ToysBulletin.com takes a look back at one of the best selling toys from the 50s.
Occasionally, Toys Bulletin likes to do a nostalgic review of a toy or game from years past. Today, we are going to take a brief look at the world of Davy Crockett.
Davy Crockett, born in 1786, was a noted frontiersman in the 1800s, and most famous for helping defend the Alamo, where he died in 1836. But in the 1950s, his fame grew to even greater heights. “Davy Crockett, Indian Fighter,” starring Fess Parker, premiered on ABC’s “Disneyland” TV show on December 15, 1954. It was an instant hit. That first show was quickly followed by “Davy Crockett Goes to Congress” on January 26, 1955 and then “Davy Crockett at the Alamo” on February 23, 1955. After all three episodes, of what was considered to be TV’s first mini-series, had aired, the Crockett phenomenon grew to epic proportions, and Walt Disney himself could not believe his good fortune. Seeing the success of the series, he immediately capitalized on the show by licensing the distribution and sale of all kinds of Davy Crockett paraphernalia. It seemed that every kid in the country had watched the shows, and everyone wanted a “coonskin” cap, a Crockett rifle (which Davy named Old Betsy), or maybe the biggest prize of all a “Leather Fringed Jacket.” The line of toys and other merchandise quickly included outfits for girls, games, plastic play sets, lunchboxes, furniture, pillows, bedspreads, tents, records, boots and lots more. The list would rival the volume of Star Wars toys available today.
Topps Chewing Gum, Inc., more famous for issuing baseball cards, decided to release a set of Davy Crockett trading cards, 80 in total all featuring scenes from the TV shows. The cards sold like hot cakes, forcing Topps to issue another 80 cards. The first 80 cards are generally referred to as the Orange Back cards and the second set as the Green Back cards. A pack of cards would have normally sold for around 5 cents back then, including 7 cards and a stick of bubble gum. Today, a complete set of 160 cards, will fetch as much as $1,000 or more. Even more surprising, an unopened original Davy Crockett single pack of cards, including the wrapper, might bring in nearly as much. The wrappers are considered extremely rare since most kids generally threw them away.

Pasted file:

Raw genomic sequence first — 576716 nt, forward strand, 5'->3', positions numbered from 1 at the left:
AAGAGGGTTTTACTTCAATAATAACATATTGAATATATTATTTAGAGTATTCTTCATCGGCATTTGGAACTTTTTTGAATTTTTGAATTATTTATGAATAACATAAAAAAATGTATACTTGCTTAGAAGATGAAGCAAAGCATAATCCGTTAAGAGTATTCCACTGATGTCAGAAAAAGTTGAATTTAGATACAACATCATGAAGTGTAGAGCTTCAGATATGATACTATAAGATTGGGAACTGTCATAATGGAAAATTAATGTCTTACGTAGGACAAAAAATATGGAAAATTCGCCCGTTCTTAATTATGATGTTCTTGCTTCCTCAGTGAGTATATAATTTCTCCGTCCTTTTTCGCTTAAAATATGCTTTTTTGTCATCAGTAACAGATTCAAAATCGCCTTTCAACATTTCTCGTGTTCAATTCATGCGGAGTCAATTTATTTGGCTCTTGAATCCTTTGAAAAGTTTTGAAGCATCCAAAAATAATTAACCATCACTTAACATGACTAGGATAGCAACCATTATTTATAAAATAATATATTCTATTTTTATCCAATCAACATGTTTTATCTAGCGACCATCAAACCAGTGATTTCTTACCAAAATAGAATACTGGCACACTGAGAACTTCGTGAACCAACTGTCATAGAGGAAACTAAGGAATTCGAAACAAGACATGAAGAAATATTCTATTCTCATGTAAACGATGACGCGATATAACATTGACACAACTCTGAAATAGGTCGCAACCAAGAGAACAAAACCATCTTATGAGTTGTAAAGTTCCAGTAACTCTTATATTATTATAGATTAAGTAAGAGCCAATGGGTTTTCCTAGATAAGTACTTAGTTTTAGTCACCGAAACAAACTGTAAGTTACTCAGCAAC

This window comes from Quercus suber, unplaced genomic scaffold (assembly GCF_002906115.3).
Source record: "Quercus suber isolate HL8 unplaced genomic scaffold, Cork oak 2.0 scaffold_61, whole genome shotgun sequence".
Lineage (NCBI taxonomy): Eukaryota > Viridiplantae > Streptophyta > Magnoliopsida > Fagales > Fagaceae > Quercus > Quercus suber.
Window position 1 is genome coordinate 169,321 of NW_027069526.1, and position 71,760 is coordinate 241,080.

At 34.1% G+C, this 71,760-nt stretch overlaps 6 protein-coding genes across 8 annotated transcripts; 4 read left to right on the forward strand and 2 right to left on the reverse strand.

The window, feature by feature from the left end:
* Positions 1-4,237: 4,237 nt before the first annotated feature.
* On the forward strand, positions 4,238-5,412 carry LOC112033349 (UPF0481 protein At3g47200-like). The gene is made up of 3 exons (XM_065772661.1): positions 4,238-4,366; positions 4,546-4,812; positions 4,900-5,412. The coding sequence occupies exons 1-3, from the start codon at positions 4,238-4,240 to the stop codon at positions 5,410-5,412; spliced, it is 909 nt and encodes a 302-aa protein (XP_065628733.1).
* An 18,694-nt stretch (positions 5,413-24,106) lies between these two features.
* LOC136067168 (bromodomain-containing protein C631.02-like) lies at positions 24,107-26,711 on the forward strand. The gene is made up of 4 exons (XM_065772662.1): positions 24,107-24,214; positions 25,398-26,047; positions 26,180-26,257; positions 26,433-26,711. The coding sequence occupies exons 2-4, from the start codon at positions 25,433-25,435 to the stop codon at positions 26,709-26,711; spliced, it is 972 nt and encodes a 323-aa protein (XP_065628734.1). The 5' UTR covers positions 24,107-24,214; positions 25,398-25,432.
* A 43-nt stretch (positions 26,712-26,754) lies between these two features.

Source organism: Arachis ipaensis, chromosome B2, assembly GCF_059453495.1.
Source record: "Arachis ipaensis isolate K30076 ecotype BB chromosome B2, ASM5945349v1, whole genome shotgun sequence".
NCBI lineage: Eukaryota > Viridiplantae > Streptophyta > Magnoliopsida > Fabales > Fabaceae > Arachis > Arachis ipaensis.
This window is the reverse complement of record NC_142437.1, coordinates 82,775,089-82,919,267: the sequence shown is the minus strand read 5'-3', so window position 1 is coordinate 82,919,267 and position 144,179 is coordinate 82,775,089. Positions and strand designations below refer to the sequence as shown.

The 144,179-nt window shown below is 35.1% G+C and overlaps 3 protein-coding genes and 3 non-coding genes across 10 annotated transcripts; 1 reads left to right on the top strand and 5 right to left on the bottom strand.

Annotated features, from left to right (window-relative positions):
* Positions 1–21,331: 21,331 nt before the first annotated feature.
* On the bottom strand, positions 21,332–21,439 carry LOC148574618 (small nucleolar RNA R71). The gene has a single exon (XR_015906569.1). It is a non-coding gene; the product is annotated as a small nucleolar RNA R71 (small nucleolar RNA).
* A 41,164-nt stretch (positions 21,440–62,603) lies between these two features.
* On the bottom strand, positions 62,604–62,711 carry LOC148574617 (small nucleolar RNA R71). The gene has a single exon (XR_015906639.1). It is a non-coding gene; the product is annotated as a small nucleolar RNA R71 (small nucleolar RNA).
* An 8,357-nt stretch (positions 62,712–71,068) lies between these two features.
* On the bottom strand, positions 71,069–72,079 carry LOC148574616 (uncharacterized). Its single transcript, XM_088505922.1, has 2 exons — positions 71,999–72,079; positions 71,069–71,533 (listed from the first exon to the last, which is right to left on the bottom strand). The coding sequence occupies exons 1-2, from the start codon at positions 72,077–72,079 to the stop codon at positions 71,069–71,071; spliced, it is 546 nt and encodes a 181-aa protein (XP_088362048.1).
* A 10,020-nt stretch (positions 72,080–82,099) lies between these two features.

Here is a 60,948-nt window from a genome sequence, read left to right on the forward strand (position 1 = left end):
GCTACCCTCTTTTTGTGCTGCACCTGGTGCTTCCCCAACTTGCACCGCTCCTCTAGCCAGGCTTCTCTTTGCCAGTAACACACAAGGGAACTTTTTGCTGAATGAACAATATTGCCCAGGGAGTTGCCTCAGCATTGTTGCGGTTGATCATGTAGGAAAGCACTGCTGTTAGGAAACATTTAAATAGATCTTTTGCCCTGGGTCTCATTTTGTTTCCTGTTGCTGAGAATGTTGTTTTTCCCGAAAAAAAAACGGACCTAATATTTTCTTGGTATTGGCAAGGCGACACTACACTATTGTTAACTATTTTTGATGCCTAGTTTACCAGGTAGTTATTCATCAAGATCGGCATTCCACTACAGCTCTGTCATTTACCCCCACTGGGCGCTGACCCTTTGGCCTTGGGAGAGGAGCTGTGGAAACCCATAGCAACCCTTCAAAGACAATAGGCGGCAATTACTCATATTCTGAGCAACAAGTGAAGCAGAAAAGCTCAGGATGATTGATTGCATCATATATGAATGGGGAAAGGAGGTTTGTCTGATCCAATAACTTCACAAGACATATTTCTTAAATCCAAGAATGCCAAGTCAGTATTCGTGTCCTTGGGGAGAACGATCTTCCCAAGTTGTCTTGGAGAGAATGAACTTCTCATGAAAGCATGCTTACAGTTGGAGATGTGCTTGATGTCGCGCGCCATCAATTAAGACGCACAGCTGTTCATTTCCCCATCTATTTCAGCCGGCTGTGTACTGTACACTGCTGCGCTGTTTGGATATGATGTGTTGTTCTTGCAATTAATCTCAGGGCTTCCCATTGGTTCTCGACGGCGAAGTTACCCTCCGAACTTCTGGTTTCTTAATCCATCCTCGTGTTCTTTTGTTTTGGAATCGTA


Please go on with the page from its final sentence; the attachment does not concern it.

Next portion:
After the success of the TV series, the 3 episodes that had aired on “Disneyland” were combined into a feature length movie, “Davy Crockett, King of the Wild Frontier,” and released in theaters on May 25, 1955. Today, an original one-sheet poster from that movie and a complete set of eight original theatrical lobby cards (these advertising photos hung outside the theater to help promote the film) are valued at around $500.
But, it is the toys that really took the nation by storm. I wanted to show photos (see catalog page) of some of those best selling toys, including their original prices, just so readers can take a look at what kids wanted for Christmas in 1955. The photos were actually taken from a 1955 Spiegel mail order catalog. Spiegel, based in Chicago, was at the time much like Amazon is today……it carried a wide variety of goods, but had no physical retail stores. They competed directly with Sears Roebuck & Company, which also sold toys, not only in their stores but from a catalog as well.
As you can see the prices seem like Thrift shop pricing today, but remember it has been over 60 years since those Davy Crockett days. Disney followed up with two more Crockett adventures in late 1955, including “Davy Crockett’s Keelboat Race,” and “Davy Crockett and the River Pirates.” But, by the end of the decade, the interest was waning. For those who lived in the 50s, those Davy Crockett days were very special and that Crockett name will always be associated with a truly memorable line of toys.